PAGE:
With respect to climate change, this approach would encourage young people to learn to identify and connect with the strengths and assets of their communities and to develop tools to envision and build sustainable solutions.
This agency can counter the despair that comes from the climate crisis. An important way to foster this agency is to link scientific approaches to arts-based methods.
For children and young people, art is not only a powerful and accessible way to communicate about how climate change is affecting their lives and their sense of the future, but also a creative way to develop new metaphors. , stories and design principles to build a brighter future.
Responses to climate change Young people have varied reactions to the effects of the climate crisis on their future.
These reactions include stress or anxiety-related reactions that negatively affect sleep, ability to concentrate, and relationships; feeling like the future is out of their hands, reducing the priority given to planning for the future (such as considering further education) or committing to taking action to address climate change.
Educators play an important role in helping young people and children manage their stress about the future and connect with each other with kindness and compassion. Paying attention to both is essential when the going gets tough.
Trauma-informed approaches Beyond stress, some children and young people find the effects of climate change to be traumatic.
The Manitoba Trauma Clearinghouse defines trauma as “a single experience, or repeated or multiple lingering experiences, that completely overwhelm the individual’s ability to cope with or integrate the ideas and emotions involved in that experience “. Research shows that when talking to young people about climate change, a trauma-informed practice that builds resilience is helpful.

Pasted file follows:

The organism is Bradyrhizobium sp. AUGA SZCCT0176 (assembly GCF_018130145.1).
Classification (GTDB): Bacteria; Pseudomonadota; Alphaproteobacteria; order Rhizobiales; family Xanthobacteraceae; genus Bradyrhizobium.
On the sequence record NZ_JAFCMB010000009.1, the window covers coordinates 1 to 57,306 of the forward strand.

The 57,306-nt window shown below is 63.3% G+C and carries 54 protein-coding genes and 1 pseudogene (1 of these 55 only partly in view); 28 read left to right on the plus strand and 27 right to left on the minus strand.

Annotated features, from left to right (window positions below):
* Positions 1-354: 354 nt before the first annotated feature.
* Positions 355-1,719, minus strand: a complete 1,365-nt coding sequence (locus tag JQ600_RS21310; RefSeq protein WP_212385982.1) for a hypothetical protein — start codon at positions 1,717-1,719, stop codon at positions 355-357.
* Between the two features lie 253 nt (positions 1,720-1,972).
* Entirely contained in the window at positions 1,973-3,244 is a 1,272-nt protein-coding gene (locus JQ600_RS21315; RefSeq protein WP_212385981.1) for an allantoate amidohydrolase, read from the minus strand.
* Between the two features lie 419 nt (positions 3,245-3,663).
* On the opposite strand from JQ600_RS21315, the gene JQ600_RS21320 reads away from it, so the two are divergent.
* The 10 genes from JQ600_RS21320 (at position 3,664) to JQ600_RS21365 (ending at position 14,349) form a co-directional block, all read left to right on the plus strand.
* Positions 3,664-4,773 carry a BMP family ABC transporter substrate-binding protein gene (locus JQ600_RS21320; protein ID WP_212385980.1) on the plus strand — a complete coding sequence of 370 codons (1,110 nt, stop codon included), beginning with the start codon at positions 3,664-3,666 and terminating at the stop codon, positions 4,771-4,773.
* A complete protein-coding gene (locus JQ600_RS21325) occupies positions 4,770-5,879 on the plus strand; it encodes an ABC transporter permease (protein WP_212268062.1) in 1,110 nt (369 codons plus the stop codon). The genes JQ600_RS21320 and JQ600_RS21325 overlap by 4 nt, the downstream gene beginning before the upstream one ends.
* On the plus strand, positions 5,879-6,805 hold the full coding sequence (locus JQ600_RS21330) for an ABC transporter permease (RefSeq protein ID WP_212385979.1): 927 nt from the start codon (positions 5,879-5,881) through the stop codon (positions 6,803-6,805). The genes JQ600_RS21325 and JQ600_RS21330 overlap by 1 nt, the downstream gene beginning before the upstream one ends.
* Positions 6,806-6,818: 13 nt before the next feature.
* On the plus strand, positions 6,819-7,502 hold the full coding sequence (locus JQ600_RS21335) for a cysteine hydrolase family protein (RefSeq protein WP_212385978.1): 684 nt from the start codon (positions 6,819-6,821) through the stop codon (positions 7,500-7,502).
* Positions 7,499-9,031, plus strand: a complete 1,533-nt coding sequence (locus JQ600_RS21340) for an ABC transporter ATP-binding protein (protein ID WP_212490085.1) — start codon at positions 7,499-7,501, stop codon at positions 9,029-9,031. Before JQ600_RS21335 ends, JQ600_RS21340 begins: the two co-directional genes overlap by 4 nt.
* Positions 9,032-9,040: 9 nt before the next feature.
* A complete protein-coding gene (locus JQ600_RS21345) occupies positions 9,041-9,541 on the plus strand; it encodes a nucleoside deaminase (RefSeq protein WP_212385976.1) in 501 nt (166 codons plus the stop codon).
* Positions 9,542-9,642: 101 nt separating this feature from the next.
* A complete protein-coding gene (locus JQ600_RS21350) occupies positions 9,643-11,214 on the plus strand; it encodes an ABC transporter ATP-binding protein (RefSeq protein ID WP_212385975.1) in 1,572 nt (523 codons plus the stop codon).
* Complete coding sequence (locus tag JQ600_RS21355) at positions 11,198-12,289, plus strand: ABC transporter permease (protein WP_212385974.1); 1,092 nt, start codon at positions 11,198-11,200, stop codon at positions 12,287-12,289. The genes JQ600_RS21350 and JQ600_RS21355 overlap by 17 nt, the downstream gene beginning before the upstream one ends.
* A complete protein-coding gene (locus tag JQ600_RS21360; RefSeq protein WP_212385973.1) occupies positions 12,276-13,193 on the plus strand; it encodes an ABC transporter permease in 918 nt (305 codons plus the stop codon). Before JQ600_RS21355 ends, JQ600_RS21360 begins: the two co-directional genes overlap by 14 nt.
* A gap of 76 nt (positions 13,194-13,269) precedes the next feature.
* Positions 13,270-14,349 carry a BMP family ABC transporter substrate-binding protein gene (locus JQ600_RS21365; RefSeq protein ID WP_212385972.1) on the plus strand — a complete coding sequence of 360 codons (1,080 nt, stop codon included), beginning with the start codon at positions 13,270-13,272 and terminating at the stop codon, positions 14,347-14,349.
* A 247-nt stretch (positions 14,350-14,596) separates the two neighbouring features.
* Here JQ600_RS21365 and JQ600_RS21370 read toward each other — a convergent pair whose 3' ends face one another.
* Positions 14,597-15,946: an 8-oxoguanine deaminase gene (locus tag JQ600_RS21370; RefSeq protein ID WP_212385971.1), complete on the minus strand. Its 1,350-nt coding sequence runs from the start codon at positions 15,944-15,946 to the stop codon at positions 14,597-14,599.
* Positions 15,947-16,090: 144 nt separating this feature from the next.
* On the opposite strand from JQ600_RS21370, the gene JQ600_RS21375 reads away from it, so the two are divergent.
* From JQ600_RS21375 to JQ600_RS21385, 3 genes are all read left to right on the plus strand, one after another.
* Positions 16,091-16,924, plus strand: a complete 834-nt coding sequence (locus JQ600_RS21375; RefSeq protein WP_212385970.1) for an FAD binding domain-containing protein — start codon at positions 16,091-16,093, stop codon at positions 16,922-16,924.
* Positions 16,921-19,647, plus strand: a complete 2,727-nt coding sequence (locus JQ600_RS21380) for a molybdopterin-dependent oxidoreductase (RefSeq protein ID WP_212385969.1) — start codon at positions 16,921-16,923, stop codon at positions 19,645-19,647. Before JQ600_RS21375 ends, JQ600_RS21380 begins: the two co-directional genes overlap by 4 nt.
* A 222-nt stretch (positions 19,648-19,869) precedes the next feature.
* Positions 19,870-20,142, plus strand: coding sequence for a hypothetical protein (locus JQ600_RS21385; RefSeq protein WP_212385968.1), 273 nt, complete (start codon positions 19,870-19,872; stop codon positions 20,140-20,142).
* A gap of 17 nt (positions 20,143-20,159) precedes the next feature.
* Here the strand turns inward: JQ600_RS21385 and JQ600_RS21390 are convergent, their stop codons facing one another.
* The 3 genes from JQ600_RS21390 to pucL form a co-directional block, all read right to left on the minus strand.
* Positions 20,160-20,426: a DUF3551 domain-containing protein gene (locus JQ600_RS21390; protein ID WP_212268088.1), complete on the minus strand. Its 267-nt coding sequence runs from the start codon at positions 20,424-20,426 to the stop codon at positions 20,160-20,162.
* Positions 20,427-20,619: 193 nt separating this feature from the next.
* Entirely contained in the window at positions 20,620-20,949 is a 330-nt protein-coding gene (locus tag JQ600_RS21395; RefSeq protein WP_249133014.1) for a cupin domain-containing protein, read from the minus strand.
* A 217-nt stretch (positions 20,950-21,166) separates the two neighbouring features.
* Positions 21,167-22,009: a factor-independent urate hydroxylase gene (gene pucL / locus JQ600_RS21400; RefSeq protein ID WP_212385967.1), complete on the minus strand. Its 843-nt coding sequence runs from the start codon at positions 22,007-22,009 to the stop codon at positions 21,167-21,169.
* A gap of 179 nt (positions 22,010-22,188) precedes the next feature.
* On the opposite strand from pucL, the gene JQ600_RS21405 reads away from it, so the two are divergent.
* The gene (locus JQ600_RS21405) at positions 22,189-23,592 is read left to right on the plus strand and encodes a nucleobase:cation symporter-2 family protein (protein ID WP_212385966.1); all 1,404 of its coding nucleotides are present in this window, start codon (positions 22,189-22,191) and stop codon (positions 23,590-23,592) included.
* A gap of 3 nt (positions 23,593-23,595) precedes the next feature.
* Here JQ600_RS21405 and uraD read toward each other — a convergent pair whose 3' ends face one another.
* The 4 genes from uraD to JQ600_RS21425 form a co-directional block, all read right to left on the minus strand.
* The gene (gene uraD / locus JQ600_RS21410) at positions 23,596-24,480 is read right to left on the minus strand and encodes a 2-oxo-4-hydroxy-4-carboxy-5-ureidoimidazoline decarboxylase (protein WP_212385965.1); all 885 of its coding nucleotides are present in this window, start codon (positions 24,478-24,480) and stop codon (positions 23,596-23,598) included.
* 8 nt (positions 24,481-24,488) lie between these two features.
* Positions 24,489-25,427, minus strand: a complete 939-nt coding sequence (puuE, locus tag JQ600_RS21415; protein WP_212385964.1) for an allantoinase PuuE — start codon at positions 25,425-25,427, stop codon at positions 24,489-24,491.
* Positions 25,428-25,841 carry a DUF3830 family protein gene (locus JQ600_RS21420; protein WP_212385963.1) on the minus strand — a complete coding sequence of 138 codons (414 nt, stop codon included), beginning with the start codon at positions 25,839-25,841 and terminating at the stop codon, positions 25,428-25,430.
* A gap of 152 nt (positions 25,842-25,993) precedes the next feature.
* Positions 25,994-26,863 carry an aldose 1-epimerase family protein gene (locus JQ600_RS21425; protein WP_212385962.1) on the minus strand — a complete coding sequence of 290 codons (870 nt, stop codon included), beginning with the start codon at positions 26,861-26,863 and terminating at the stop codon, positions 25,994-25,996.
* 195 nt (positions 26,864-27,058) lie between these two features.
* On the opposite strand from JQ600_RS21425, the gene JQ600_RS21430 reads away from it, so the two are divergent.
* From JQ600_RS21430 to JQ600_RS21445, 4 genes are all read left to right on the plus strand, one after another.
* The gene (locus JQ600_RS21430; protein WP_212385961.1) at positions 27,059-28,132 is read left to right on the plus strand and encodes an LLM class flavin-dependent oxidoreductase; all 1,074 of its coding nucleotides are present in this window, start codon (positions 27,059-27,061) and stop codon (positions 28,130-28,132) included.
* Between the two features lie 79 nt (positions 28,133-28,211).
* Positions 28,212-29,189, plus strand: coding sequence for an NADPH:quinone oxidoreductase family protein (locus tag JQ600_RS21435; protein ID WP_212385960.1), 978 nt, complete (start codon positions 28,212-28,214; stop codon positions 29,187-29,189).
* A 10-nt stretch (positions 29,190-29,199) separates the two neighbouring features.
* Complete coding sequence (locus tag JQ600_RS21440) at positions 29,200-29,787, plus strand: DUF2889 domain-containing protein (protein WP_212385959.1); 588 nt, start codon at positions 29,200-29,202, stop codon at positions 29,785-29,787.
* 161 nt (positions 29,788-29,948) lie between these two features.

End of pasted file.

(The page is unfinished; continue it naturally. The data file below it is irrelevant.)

A BC Ministry of Education document proposing key principles and strategies for promoting mental health in schools notes that adopting a trauma-informed perspective means “integrating an understanding of past and current experiences of trauma in all aspects of school life. From curriculum guidelines to pedagogical approaches, schools must seek to operate within the historically and culturally specific ways in which students are vulnerable to both climate trauma and other forms of trauma resulting from intersecting forms of injustice and marginalization.
Life chances The COVID-19 pandemic has highlighted how severe and sustained changes in the social world of children, through prolonged periods of social distancing and school closures, for example, can impair development children, educational prospects and life chances – people risk having to “share the socially created economic or cultural ‘goods’…in a given society”, as sociologist Anthony Giddens puts it.
Extreme weather events create the possibility of similar personal and social upheavals, as well as significant impacts on the natural environment, communities and built infrastructure.
However, involving children in meaningful ways (in an age- and stage-appropriate manner) in change can foster feelings of agency and resilience in an age of climate crisis.
We look forward to continuing to understand the specific ways that educators, parents, and role models are teaching about climate change in ways that build resilience, and what insights this can provide for future directions in climate change education. (The Conversation) CPS
(This story has not been edited by the Devdiscourse team and is auto-generated from a syndicated feed.)